Published: 2021-02-09 18:12
Last Updated: 2021-03-08 18:30
Iraq Monday executed five convicts on charges of "terrorism" in Nassiriya prison in the south of the country, according to security sources, despite international outcry in recent months over record executions in the country.
Security sources told AFP that the five men, all Iraqis, were executed in Nassiriya prison in Dhi Qar province, the only one in Iraq that carries out the death penalty.
Iraqis refer to Nassiriya prison as "the whale," describing it as a large prison complex that "swallows up" people.
A law passed in 2005 issues the death penalty for anyone convicted of “terrorism,” a charge that may include membership in an extremist group, even if the accused has not been convicted of any specific acts.
Since Iraq declared its "victory" over Daesh in 2017, Iraqi courts have issued hundreds of death sentences against the members of the organization, but they have been executed only against a few of them because the matter requires the approval of the President of the Republic, Barham Salih, who is known to be an opponent of the death penalty.
Last month, the Iraqi authorities revealed that they had approvals to carry out more than 340 executions against those convicted of "committing terrorist or criminal acts."
A presidential source told AFP that most of these approvals date back to a stage prior to Saleh’s arrival to the presidency.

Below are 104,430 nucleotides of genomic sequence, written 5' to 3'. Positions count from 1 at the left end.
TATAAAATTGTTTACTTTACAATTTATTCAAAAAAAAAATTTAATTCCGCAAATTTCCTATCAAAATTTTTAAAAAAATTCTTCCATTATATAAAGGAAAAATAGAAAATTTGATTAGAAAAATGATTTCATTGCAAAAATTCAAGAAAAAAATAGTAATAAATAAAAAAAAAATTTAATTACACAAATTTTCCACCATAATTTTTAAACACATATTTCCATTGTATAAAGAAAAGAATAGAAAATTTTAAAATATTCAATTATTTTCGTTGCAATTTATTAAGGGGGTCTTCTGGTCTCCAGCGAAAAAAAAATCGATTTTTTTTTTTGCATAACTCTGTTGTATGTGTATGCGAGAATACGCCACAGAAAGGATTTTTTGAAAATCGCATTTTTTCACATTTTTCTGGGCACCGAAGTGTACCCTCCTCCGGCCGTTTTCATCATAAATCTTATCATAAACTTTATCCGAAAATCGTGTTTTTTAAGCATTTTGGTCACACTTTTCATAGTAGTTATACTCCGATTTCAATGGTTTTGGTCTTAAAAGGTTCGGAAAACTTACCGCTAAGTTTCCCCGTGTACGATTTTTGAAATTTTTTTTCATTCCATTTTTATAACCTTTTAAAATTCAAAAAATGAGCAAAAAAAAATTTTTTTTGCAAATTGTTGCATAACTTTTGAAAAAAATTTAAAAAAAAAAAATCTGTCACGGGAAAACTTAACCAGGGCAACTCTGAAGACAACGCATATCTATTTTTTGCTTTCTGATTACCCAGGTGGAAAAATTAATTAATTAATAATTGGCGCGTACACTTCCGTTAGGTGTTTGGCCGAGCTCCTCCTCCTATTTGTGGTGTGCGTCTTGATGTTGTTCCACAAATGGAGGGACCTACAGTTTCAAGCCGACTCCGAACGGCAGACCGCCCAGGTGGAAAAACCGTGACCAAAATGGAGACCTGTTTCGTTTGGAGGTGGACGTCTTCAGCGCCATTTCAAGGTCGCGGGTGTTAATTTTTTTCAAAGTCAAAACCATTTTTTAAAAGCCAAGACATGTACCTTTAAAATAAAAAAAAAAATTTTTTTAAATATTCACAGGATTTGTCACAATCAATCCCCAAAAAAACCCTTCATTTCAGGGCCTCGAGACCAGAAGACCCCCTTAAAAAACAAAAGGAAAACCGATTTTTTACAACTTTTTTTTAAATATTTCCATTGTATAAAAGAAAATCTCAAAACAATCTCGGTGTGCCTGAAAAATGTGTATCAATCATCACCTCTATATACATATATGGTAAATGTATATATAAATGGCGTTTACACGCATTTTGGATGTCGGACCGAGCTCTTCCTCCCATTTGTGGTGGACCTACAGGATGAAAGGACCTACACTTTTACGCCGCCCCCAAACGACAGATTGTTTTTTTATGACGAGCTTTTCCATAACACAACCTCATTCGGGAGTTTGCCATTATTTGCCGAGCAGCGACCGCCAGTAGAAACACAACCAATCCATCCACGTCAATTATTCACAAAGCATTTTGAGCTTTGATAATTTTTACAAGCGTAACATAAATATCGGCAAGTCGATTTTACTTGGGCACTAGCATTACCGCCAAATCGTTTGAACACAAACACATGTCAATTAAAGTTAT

This mass execution on Tuesday is the second this year after three convicts accused of "terrorism" were hanged in Nasiriyah in late January following a double suicide attack on Baghdad that killed at least 32 people, which was claimed by Daesh.
- 'Political tool' -
Despite Saleh's moderate policy in this regard, Iraq ranks fourth among the countries that carry out the death penalty in the world, after China, Iran and Saudi Arabia, according to Amnesty International, which recorded a hundred executions in the country in 2019.
Although there are no public records for the year 2020, judicial sources told AFP that at least 30 executions were carried out during the past year.
Likewise, Iraqi courts have sentenced foreigners convicted of Daesh affiliation to death, including at least 11 French and Belgians, but none of these punishments were carried out.
Last November, the Iraqi authorities carried out the death sentence against 21 convicted of "terrorism" in Nasiriyah Central Prison.
The United Nations High Commissioner for Human Rights, Michelle Bachelet, described these executions as "extremely worrying" and called on the Iraqi authorities to stop any further executions.
Human rights groups accuse the Iraqi judicial system of corruption, conducting hasty trials based on circumstantial evidence, and not allowing the defendants to obtain a fair trial.
And opponents of the death penalty considered that Iraq was stepping up executions with the aim of achieving political gains among the population who were still suffering from the trauma left by the Islamic State.
In the aftermath of the Daesh attack in January, calls spread on social media for the executions, with many criticizing Saleh for being too lenient.
Human Rights Watch researcher Belkis Wiley told AFP last month that Iraqi leaders often resort to announcing mass executions as a "sign" that they are taking attacks on civilians seriously.
"The death penalty is used as a political tool more than anything else," she added.